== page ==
Oh, and one more nice thing: I discovered that my new (as in, from last year) eye doctor is on my insurance plan - so as long as I have a "medical" reason to see him, it will be covered.

Now I just need to make an appointment...
taylweaver: (Default)
Old friends turn up in the most unexpected places - or maybe I should learn to expect it, considering how interconnected the circles I hang out in are - it's almost incestuous, in a way...

It was wonderful to see friends from summer camp - I went to see that one - and from high school - that, rather unexpected, and intriguing to listen to all of them plan for a week that is best described as a cross between a camping trip and a renaissance fair - unless someone else cares to describe it better.
taylweaver: (Default)
Some friends are good, and some friends are evil:

On the good list:

I'd like to give a shout out to O, in the Holy Land, whose mail finally reached me this morning via my father - both cards were appreciated in different ways.

And I'd like to give a birthday shout-out to L - sorry I couldn't make the BBQ and I hope it didn't get rained out - but now there's some really cool lightning outside.

Oops. Guess I'm distractible tonight.

Which reminds me: On the evil list:

A glare in AB's general direction - guess which friend is evil? She let me Myst III, and I think it has so far eaten up about that many hours - 3 - of my time.

But I did solve two puzzles...

Also on the evil list: A and D, who were both in Central Park over the weekend and didn't bother to tell me - I always knew A belonged in Slytherin...

But good or evil, all are still my friends - and on my friendslist as well - so all is well with the world.

An update

May. 3rd, 2005 08:39 pm
taylweaver: (Default)
So my bedroom is right above the dining room, and the weak wireless signal from next door is only in the dining room - but if I try really hard, and move my computer just so, I can pick it up in my bedroom as well - which is what I am going to try to do right now in order to post this.

What to say?

So my grandfather's funeral was today. My father, my brother and my cousin's husband delivered eulogies. Each touched on a different part of my grandfather's life. My brother spoke on behalf all four of us siblings. We got together last night and brainstormed memories.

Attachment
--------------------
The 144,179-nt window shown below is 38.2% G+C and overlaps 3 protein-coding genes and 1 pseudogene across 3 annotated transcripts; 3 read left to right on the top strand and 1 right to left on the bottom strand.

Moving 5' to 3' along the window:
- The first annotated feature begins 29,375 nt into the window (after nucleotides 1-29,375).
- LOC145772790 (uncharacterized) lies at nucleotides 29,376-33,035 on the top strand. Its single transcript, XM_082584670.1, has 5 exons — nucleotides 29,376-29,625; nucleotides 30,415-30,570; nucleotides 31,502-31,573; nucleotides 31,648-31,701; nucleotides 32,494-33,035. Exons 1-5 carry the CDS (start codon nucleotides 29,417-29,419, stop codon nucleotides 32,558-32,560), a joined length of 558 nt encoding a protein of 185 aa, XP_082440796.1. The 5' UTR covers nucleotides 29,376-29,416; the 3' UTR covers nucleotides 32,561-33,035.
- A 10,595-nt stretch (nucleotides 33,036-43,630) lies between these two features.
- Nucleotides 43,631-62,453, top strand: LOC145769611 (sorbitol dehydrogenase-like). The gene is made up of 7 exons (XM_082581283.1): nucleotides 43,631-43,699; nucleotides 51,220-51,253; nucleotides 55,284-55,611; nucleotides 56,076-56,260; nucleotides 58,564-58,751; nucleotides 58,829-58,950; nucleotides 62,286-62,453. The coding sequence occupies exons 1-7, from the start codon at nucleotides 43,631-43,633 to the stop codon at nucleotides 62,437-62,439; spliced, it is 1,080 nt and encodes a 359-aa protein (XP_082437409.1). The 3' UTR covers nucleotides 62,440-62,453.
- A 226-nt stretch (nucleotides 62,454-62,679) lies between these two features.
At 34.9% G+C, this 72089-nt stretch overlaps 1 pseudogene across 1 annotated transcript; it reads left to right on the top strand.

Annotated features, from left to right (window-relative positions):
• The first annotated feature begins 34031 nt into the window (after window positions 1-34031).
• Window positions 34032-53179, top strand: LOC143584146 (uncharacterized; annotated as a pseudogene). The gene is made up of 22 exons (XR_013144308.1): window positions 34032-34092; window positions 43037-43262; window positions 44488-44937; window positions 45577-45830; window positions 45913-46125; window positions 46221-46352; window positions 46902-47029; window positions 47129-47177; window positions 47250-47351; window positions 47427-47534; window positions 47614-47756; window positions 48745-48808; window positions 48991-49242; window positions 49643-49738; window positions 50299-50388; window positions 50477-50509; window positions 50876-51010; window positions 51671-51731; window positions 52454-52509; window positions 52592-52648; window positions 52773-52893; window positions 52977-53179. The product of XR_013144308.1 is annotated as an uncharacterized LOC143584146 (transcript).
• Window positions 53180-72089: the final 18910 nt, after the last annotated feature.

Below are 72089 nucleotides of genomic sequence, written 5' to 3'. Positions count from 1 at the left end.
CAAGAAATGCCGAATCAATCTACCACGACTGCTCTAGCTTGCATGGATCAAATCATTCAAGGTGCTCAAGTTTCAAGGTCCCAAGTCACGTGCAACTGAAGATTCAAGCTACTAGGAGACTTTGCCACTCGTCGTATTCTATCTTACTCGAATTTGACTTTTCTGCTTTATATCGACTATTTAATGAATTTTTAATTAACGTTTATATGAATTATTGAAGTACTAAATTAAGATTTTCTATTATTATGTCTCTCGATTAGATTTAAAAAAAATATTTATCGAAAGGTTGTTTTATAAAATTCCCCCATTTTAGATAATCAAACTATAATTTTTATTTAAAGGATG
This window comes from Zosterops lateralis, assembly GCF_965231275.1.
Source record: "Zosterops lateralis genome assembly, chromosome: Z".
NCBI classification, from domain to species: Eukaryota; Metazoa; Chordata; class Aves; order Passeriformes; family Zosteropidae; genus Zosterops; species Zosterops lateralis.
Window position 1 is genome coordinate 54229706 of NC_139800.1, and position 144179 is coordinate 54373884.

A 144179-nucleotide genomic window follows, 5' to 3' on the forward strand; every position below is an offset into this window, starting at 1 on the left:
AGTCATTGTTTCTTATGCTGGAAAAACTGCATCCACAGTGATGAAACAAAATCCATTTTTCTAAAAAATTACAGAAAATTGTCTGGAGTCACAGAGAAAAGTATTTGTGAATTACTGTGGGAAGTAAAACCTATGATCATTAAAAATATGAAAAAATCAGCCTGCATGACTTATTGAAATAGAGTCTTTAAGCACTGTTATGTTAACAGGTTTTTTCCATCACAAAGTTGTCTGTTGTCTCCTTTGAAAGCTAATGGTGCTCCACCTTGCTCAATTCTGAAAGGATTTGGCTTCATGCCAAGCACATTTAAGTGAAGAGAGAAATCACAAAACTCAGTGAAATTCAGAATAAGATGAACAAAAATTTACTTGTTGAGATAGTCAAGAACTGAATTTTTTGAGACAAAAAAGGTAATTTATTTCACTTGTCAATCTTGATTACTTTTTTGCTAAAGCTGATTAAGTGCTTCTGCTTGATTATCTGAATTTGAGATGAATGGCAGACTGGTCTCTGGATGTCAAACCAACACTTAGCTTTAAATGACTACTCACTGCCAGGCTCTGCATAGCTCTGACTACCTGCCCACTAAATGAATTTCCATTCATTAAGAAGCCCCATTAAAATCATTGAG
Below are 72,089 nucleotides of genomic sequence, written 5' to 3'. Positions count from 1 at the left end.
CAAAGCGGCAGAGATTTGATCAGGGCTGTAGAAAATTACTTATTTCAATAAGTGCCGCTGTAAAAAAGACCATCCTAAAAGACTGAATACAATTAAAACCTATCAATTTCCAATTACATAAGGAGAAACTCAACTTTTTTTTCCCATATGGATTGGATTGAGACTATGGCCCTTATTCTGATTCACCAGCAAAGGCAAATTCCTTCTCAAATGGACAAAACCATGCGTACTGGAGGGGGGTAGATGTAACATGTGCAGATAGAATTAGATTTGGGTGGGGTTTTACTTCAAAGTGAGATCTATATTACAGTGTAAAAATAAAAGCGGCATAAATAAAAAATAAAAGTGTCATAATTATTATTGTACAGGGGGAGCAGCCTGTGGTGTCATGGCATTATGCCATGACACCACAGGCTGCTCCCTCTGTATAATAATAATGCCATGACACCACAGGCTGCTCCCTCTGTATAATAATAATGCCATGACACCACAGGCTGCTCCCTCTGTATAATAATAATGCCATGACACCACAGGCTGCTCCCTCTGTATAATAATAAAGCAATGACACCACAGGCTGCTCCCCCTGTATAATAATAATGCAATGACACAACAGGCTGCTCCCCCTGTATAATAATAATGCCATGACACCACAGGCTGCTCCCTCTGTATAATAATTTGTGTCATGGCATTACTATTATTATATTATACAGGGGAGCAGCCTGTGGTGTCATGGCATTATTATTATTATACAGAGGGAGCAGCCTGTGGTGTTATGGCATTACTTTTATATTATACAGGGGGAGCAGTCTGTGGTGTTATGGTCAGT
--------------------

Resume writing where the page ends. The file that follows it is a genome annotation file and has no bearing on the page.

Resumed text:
I realized today and yesterday that there are two kinds of memories. There are the kind that are snapshots, little moments, all separate in your mind, and sometimes choppy - like all of the moments I remember from this past Shabbat - when I went downstairs and my mother held my face in her hands. When my sister and I cried on each other's shoulders. The look on my dad's face after he tried a piece of that awful Pesach birthday cake. All of those are moments. But then there's another sort of memory, one I can't find a good label for - the kind that is a more general sense of something. A picture that spans all those moments, a composite - maybe that's the word. A composite of a bunch of moments. The kind of image or idea that stays in your mind even after all of the moments have been forgotten. A synthesis of moments.

When we brainstormed last night, those were the kind of memories that came most easily. I don't remember my grandfather in moments as much as I remember him as a presence, in the background of my life. I remember who he was - quiet, grateful, stubborn. My brother would add to that proud and humble - that was his synthesis of our brainstorming session last night. I would second that. He had that sort of way about him. He had that balance. My father spoke of that which was most important to my grandfather - his Judaism and his family. He recounted how, when my grandfather moved into my parents' home, they got an intercom so that he could call for them if he needed them. It was because of this intercom that my parents learned that my grandfather said shema every night, and followed it with his own personal prayers for members of his family. More than one person noted how, despite the difficult times my grandfather experienced - he fought in WWII in a unit that suffered many casualties; his daughter (my aunt) and his wife died within four months of each other - he did not lose his faith. My father also said more than once that though my grandfather's life was sometimes difficult, he lived a full life. My cousins' husband talked about how my grandfather became everyone's Pop-Pop and related some of his own experiences as a newer member of our family.

At the end of his eulogy, my cousin-in-law also recounted a comment made by his daughter, my cousin, who is almost seven. She wanted to come to the funeral, and her parents let her. She also wanted to come to the cemetary - so her parents let her. But first, they sat down with her to explain step by step what would happen. They also answered all of her questions. When they were discussing how we would bury my grandfather, she asked, "You mean like we bury a treasure?" Such a beautiful thought.